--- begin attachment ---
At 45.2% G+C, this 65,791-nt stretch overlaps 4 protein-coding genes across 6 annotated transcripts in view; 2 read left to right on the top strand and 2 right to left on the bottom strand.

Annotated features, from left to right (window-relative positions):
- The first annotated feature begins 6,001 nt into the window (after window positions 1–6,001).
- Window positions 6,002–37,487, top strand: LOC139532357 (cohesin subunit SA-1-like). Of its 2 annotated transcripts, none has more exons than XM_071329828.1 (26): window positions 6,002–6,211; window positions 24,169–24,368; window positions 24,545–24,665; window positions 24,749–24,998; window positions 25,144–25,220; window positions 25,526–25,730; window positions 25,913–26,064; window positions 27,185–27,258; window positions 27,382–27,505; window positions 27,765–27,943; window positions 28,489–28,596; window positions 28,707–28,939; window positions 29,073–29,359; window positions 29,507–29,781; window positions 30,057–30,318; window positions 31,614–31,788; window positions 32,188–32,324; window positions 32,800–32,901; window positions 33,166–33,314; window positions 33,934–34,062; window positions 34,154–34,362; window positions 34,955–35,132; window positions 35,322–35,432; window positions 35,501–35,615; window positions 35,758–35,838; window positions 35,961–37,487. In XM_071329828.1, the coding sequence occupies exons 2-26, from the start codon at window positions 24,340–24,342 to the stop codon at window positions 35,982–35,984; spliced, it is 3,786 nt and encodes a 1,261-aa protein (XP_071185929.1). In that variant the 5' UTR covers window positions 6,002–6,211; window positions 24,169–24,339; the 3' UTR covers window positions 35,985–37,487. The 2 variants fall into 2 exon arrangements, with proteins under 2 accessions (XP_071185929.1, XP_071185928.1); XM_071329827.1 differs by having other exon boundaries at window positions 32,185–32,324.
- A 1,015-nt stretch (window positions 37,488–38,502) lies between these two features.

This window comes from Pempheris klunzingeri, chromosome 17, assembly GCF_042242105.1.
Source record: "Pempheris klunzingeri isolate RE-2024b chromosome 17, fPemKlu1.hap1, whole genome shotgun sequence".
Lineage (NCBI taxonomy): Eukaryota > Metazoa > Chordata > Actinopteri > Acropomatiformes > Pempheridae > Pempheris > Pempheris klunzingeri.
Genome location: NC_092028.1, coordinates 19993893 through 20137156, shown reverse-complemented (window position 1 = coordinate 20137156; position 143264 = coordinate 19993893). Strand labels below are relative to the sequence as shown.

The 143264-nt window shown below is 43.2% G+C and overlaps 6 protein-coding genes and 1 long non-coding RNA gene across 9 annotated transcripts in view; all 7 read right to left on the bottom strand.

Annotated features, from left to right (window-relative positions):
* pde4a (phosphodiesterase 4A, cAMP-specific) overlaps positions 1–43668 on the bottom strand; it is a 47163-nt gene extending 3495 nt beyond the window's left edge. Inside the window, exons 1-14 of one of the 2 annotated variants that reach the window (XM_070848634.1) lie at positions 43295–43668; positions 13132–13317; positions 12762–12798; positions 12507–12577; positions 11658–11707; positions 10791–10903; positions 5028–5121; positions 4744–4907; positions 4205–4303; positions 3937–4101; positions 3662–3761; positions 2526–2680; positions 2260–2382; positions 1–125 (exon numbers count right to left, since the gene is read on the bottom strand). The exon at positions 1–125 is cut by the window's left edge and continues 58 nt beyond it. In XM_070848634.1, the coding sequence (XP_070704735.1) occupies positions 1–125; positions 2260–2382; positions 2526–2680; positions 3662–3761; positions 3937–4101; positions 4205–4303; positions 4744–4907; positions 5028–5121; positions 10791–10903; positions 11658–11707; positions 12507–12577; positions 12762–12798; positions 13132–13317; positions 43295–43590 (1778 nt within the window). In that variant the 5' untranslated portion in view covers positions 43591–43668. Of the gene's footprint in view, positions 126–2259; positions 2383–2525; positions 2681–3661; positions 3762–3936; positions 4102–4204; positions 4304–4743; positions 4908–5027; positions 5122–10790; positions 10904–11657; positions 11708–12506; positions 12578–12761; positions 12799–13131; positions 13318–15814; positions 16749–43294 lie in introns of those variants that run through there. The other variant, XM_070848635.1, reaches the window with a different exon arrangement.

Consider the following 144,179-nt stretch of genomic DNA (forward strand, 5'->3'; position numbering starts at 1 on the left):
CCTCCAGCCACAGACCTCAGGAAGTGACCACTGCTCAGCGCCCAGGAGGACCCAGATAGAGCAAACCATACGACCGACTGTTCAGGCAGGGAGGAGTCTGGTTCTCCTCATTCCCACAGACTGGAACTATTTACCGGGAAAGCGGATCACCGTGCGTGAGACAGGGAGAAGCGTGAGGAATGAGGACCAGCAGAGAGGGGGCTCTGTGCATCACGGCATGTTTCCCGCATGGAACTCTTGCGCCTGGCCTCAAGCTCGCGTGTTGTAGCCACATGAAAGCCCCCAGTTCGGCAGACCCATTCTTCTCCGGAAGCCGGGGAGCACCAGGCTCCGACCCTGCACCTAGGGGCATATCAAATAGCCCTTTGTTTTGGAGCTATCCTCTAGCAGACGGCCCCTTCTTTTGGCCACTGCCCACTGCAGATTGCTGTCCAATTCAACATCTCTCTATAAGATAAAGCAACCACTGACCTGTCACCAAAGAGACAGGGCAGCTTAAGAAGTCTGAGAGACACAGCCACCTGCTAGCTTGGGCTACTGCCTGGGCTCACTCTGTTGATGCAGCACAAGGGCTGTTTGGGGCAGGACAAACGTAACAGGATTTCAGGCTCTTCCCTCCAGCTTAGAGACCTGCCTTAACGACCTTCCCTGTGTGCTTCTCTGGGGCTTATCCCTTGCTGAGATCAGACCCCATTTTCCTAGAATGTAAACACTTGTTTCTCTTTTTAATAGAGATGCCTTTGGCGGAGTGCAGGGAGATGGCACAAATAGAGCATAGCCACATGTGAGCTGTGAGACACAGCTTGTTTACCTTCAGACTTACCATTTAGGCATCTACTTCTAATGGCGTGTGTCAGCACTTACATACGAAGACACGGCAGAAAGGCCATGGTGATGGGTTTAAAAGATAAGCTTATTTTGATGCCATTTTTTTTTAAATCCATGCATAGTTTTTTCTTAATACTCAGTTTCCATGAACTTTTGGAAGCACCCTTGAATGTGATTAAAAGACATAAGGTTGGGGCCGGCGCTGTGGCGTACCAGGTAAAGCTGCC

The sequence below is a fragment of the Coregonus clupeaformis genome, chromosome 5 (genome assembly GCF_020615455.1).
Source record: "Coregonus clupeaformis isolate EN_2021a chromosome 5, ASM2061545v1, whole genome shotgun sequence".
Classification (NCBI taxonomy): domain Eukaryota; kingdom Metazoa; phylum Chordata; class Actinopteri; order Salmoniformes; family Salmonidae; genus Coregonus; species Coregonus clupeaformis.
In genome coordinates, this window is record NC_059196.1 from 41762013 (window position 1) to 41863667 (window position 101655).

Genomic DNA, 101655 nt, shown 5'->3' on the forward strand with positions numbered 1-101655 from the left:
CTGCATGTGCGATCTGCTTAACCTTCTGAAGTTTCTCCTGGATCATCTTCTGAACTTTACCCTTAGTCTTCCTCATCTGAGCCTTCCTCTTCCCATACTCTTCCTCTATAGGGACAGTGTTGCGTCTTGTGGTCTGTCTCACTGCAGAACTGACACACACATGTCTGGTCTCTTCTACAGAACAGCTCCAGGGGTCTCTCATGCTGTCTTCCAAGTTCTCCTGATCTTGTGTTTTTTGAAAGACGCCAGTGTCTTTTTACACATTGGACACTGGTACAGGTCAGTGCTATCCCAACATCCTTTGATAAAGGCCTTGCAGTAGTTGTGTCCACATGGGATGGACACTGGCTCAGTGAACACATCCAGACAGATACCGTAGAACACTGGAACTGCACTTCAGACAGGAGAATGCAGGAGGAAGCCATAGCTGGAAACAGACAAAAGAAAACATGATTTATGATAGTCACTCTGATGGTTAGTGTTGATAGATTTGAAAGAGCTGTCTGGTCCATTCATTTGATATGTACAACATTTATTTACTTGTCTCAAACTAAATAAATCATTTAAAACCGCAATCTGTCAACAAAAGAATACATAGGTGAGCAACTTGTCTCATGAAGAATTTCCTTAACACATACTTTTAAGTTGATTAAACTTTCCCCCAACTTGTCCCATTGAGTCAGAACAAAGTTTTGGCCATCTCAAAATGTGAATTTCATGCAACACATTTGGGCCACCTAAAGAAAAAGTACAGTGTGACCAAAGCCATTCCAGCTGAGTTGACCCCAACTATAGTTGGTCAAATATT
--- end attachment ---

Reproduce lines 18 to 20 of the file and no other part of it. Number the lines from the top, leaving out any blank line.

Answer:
In genome coordinates, this window is record NC_059196.1 from 41762013 (window position 1) to 41863667 (window position 101655).

Genomic DNA, 101655 nt, shown 5'->3' on the forward strand with positions numbered 1-101655 from the left:
CTGCATGTGCGATCTGCTTAACCTTCTGAAGTTTCTCCTGGATCATCTTCTGAACTTTACCCTTAGTCTTCCTCATCTGAGCCTTCCTCTTCCCATACTCTTCCTCTATAGGGACAGTGTTGCGTCTTGTGGTCTGTCTCACTGCAGAACTGACACACACATGTCTGGTCTCTTCTACAGAACAGCTCCAGGGGTCTCTCATGCTGTCTTCCAAGTTCTCCTGATCTTGTGTTTTTTGAAAGACGCCAGTGTCTTTTTACACATTGGACACTGGTACAGGTCAGTGCTATCCCAACATCCTTTGATAAAGGCCTTGCAGTAGTTGTGTCCACATGGGATGGACACTGGCTCAGTGAACACATCCAGACAGATACCGTAGAACACTGGAACTGCACTTCAGACAGGAGAATGCAGGAGGAAGCCATAGCTGGAAACAGACAAAAGAAAACATGATTTATGATAGTCACTCTGATGGTTAGTGTTGATAGATTTGAAAGAGCTGTCTGGTCCATTCATTTGATATGTACAACATTTATTTACTTGTCTCAAACTAAATAAATCATTTAAAACCGCAATCTGTCAACAAAAGAATACATAGGTGAGCAACTTGTCTCATGAAGAATTTCCTTAACACATACTTTTAAGTTGATTAAACTTTCCCCCAACTTGTCCCATTGAGTCAGAACAAAGTTTTGGCCATCTCAAAATGTGAATTTCATGCAACACATTTGGGCCACCTAAAGAAAAAGTACAGTGTGACCAAAGCCATTCCAGCTGAGTTGACCCCAACTATAGTTGGTCAAATATT